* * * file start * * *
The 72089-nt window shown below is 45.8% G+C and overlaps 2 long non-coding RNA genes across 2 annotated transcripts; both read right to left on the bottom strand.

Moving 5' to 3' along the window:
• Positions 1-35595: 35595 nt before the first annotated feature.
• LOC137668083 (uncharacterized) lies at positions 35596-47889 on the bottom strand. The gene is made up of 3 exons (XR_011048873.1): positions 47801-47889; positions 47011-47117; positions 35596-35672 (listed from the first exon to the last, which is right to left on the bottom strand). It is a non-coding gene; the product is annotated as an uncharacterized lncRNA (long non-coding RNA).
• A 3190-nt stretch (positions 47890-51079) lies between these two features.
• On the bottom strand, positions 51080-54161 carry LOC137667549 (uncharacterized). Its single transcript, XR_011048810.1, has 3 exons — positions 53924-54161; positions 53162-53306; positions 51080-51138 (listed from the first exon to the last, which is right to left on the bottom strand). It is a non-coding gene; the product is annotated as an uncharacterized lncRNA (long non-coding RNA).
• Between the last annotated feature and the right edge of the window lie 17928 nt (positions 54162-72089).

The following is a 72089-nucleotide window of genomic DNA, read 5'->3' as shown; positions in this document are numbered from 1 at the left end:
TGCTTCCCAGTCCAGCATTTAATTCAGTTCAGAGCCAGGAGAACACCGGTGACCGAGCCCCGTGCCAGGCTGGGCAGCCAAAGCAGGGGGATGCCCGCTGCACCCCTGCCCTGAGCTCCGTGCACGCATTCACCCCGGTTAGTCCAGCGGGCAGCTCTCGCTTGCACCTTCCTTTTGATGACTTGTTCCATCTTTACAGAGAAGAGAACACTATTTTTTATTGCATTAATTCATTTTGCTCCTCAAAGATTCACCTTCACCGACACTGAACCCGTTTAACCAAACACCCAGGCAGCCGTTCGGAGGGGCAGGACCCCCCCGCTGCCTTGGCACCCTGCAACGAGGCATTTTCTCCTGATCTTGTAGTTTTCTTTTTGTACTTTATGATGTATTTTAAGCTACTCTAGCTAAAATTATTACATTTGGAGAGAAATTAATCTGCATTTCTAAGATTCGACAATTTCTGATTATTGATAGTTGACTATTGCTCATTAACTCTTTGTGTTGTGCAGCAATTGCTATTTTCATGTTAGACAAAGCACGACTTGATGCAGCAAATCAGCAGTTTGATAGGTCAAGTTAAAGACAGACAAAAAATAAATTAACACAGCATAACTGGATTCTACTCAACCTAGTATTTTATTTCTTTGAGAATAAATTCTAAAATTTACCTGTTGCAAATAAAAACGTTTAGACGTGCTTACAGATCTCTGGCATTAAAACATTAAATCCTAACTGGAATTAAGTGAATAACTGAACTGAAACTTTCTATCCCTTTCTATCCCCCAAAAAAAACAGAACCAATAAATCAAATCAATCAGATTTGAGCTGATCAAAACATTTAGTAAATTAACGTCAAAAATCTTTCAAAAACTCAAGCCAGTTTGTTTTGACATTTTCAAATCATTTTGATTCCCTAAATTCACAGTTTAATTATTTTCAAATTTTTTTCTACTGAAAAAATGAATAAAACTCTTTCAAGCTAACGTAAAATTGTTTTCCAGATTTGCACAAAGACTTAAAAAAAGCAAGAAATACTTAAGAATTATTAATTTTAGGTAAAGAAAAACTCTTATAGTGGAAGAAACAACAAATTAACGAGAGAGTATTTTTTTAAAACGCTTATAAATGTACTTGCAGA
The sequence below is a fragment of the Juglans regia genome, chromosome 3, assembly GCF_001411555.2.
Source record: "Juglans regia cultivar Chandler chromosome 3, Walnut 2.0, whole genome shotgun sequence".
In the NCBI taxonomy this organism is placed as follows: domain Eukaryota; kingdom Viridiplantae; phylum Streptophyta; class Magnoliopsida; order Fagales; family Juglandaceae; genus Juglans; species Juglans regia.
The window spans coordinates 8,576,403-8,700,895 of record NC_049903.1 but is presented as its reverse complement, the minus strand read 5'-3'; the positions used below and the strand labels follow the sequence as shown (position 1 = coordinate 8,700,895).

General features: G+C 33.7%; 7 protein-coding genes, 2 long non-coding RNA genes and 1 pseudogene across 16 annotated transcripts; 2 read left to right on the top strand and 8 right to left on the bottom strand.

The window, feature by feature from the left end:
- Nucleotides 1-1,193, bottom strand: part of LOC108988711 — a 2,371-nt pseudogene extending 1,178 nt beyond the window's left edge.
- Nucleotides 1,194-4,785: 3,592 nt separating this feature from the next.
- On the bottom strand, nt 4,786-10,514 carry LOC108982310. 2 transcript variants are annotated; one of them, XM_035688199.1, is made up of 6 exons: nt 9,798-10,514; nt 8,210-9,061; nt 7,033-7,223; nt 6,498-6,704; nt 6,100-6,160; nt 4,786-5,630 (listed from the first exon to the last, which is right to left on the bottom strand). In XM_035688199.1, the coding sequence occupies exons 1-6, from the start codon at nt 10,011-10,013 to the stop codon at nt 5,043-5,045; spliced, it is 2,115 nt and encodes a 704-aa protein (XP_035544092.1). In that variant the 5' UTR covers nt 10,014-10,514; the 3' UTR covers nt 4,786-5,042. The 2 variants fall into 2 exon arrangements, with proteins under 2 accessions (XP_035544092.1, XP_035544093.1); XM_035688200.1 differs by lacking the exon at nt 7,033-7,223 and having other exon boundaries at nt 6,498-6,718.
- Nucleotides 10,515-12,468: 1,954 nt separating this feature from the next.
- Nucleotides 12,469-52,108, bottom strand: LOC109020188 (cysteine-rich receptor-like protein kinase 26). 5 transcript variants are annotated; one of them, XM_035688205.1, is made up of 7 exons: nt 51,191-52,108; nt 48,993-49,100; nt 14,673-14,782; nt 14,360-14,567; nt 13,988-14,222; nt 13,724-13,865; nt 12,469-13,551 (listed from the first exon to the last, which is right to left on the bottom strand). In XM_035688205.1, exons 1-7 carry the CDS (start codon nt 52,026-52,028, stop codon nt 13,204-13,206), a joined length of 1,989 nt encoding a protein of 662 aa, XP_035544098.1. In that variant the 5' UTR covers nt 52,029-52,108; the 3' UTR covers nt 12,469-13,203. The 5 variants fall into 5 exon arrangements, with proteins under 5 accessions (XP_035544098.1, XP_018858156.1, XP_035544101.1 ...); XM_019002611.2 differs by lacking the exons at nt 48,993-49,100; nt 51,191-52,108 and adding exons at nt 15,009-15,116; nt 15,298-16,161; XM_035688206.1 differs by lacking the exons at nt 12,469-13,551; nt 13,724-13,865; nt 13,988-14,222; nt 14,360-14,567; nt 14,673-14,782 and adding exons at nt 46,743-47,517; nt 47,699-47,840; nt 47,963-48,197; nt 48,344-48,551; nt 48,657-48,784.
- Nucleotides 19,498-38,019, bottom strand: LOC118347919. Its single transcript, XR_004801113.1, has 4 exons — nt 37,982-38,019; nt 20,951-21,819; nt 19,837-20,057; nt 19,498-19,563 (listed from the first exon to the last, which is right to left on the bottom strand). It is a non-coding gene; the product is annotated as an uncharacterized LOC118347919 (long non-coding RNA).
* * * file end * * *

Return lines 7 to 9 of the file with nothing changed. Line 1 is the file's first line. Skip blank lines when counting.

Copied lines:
• Between the last annotated feature and the right edge of the window lie 17928 nt (positions 54162-72089).

The following is a 72089-nucleotide window of genomic DNA, read 5'->3' as shown; positions in this document are numbered from 1 at the left end:
TGCTTCCCAGTCCAGCATTTAATTCAGTTCAGAGCCAGGAGAACACCGGTGACCGAGCCCCGTGCCAGGCTGGGCAGCCAAAGCAGGGGGATGCCCGCTGCACCCCTGCCCTGAGCTCCGTGCACGCATTCACCCCGGTTAGTCCAGCGGGCAGCTCTCGCTTGCACCTTCCTTTTGATGACTTGTTCCATCTTTACAGAGAAGAGAACACTATTTTTTATTGCATTAATTCATTTTGCTCCTCAAAGATTCACCTTCACCGACACTGAACCCGTTTAACCAAACACCCAGGCAGCCGTTCGGAGGGGCAGGACCCCCCCGCTGCCTTGGCACCCTGCAACGAGGCATTTTCTCCTGATCTTGTAGTTTTCTTTTTGTACTTTATGATGTATTTTAAGCTACTCTAGCTAAAATTATTACATTTGGAGAGAAATTAATCTGCATTTCTAAGATTCGACAATTTCTGATTATTGATAGTTGACTATTGCTCATTAACTCTTTGTGTTGTGCAGCAATTGCTATTTTCATGTTAGACAAAGCACGACTTGATGCAGCAAATCAGCAGTTTGATAGGTCAAGTTAAAGACAGACAAAAAATAAATTAACACAGCATAACTGGATTCTACTCAACCTAGTATTTTATTTCTTTGAGAATAAATTCTAAAATTTACCTGTTGCAAATAAAAACGTTTAGACGTGCTTACAGATCTCTGGCATTAAAACATTAAATCCTAACTGGAATTAAGTGAATAACTGAACTGAAACTTTCTATCCCTTTCTATCCCCCAAAAAAAACAGAACCAATAAATCAAATCAATCAGATTTGAGCTGATCAAAACATTTAGTAAATTAACGTCAAAAATCTTTCAAAAACTCAAGCCAGTTTGTTTTGACATTTTCAAATCATTTTGATTCCCTAAATTCACAGTTTAATTATTTTCAAATTTTTTTCTACTGAAAAAATGAATAAAACTCTTTCAAGCTAACGTAAAATTGTTTTCCAGATTTGCACAAAGACTTAAAAAAAGCAAGAAATACTTAAGAATTATTAATTTTAGGTAAAGAAAAACTCTTATAGTGGAAGAAACAACAAATTAACGAGAGAGTATTTTTTTAAAACGCTTATAAATGTACTTGCAGA